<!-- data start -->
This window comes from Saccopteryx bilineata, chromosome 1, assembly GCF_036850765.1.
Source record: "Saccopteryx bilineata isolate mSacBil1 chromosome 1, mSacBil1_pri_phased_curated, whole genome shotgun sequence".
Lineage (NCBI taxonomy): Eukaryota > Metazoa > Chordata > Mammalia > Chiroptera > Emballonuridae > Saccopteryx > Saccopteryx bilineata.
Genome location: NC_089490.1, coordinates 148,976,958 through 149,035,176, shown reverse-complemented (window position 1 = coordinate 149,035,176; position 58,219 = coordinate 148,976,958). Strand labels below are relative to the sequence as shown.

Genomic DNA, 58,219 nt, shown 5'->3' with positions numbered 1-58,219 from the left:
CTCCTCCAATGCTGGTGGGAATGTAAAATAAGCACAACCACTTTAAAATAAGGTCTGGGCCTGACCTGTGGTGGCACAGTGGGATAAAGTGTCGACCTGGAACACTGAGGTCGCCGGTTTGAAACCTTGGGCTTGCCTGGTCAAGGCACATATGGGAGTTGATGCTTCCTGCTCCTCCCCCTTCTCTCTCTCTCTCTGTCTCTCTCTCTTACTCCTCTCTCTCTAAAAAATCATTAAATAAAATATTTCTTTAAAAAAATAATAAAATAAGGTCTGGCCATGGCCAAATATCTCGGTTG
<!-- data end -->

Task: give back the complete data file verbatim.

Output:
This window comes from Saccopteryx bilineata, chromosome 1, assembly GCF_036850765.1.
Source record: "Saccopteryx bilineata isolate mSacBil1 chromosome 1, mSacBil1_pri_phased_curated, whole genome shotgun sequence".
Lineage (NCBI taxonomy): Eukaryota > Metazoa > Chordata > Mammalia > Chiroptera > Emballonuridae > Saccopteryx > Saccopteryx bilineata.
Genome location: NC_089490.1, coordinates 148,976,958 through 149,035,176, shown reverse-complemented (window position 1 = coordinate 149,035,176; position 58,219 = coordinate 148,976,958). Strand labels below are relative to the sequence as shown.

Genomic DNA, 58,219 nt, shown 5'->3' with positions numbered 1-58,219 from the left:
CTCCTCCAATGCTGGTGGGAATGTAAAATAAGCACAACCACTTTAAAATAAGGTCTGGGCCTGACCTGTGGTGGCACAGTGGGATAAAGTGTCGACCTGGAACACTGAGGTCGCCGGTTTGAAACCTTGGGCTTGCCTGGTCAAGGCACATATGGGAGTTGATGCTTCCTGCTCCTCCCCCTTCTCTCTCTCTCTCTGTCTCTCTCTCTTACTCCTCTCTCTCTAAAAAATCATTAAATAAAATATTTCTTTAAAAAAATAATAAAATAAGGTCTGGCCATGGCCAAATATCTCGGTTG